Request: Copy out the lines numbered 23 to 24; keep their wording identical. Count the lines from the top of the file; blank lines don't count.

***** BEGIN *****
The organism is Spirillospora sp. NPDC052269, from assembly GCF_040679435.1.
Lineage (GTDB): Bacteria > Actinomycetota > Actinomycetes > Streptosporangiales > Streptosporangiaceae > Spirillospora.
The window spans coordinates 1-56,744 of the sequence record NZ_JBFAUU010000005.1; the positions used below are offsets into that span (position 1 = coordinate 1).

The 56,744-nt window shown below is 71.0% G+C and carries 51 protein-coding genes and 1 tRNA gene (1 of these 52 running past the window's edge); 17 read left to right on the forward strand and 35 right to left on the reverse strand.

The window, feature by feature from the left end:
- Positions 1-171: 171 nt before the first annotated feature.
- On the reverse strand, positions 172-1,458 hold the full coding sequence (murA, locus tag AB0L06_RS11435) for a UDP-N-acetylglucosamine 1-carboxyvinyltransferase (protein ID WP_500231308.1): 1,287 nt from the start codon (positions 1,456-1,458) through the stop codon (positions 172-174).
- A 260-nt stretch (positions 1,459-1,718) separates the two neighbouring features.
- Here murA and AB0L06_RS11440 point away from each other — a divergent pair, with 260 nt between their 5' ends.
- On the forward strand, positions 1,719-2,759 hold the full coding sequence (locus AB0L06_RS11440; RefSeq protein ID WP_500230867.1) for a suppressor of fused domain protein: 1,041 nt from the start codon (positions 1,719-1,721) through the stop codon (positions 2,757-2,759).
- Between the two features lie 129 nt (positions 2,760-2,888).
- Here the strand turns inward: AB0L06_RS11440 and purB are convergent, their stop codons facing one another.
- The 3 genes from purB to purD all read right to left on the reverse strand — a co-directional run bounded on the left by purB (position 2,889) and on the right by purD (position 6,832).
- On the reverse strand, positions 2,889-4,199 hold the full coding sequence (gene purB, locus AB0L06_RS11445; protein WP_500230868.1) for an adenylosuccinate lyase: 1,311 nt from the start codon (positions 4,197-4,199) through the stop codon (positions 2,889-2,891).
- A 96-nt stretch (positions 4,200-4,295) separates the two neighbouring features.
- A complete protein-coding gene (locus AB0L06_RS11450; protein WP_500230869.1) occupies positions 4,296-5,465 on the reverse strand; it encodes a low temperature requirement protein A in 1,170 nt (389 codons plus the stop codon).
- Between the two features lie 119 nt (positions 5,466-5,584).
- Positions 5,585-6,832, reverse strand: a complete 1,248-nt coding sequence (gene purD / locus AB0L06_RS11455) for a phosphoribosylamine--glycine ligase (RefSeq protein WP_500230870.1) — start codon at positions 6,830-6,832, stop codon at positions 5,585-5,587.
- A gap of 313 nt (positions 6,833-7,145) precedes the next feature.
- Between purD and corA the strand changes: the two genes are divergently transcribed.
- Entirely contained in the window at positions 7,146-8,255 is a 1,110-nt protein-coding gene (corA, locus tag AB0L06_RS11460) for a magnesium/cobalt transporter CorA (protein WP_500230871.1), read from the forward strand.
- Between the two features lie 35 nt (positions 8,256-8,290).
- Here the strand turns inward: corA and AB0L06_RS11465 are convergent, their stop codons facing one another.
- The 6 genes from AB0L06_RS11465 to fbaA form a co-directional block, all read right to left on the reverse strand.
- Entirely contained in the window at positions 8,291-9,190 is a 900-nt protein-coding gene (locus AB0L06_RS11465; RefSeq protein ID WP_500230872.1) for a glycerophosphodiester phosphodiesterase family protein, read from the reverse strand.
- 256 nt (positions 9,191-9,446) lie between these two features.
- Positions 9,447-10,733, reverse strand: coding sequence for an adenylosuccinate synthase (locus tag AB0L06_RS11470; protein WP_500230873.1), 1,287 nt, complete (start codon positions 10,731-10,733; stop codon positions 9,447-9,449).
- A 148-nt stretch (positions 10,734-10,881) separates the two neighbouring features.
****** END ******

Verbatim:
- Here the strand turns inward: corA and AB0L06_RS11465 are convergent, their stop codons facing one another.
- The 6 genes from AB0L06_RS11465 to fbaA form a co-directional block, all read right to left on the reverse strand.